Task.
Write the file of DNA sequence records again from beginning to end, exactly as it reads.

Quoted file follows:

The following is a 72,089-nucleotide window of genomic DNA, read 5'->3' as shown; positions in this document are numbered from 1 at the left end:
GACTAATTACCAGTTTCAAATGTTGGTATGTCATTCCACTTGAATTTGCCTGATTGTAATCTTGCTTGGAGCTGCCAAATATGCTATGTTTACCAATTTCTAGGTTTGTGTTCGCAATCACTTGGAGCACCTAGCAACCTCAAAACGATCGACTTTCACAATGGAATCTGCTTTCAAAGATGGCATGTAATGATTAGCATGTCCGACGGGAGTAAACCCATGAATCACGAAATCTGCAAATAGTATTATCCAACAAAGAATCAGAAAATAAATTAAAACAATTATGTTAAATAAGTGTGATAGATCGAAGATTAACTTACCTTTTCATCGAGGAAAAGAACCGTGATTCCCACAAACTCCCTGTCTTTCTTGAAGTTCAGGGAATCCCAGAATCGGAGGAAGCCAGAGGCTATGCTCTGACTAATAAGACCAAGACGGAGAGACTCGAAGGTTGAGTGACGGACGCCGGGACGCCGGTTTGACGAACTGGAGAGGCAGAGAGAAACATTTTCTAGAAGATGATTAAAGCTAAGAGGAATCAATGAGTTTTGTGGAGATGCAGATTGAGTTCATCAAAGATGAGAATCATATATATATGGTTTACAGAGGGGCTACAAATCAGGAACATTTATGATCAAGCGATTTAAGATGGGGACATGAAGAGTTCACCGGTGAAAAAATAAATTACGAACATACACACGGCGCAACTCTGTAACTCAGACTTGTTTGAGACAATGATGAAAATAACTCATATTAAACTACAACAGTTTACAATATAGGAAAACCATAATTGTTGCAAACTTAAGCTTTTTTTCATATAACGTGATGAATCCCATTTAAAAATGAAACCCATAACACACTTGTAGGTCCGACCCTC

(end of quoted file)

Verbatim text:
The following is a 72,089-nucleotide window of genomic DNA, read 5'->3' as shown; positions in this document are numbered from 1 at the left end:
GACTAATTACCAGTTTCAAATGTTGGTATGTCATTCCACTTGAATTTGCCTGATTGTAATCTTGCTTGGAGCTGCCAAATATGCTATGTTTACCAATTTCTAGGTTTGTGTTCGCAATCACTTGGAGCACCTAGCAACCTCAAAACGATCGACTTTCACAATGGAATCTGCTTTCAAAGATGGCATGTAATGATTAGCATGTCCGACGGGAGTAAACCCATGAATCACGAAATCTGCAAATAGTATTATCCAACAAAGAATCAGAAAATAAATTAAAACAATTATGTTAAATAAGTGTGATAGATCGAAGATTAACTTACCTTTTCATCGAGGAAAAGAACCGTGATTCCCACAAACTCCCTGTCTTTCTTGAAGTTCAGGGAATCCCAGAATCGGAGGAAGCCAGAGGCTATGCTCTGACTAATAAGACCAAGACGGAGAGACTCGAAGGTTGAGTGACGGACGCCGGGACGCCGGTTTGACGAACTGGAGAGGCAGAGAGAAACATTTTCTAGAAGATGATTAAAGCTAAGAGGAATCAATGAGTTTTGTGGAGATGCAGATTGAGTTCATCAAAGATGAGAATCATATATATATGGTTTACAGAGGGGCTACAAATCAGGAACATTTATGATCAAGCGATTTAAGATGGGGACATGAAGAGTTCACCGGTGAAAAAATAAATTACGAACATACACACGGCGCAACTCTGTAACTCAGACTTGTTTGAGACAATGATGAAAATAACTCATATTAAACTACAACAGTTTACAATATAGGAAAACCATAATTGTTGCAAACTTAAGCTTTTTTTCATATAACGTGATGAATCCCATTTAAAAATGAAACCCATAACACACTTGTAGGTCCGACCCTC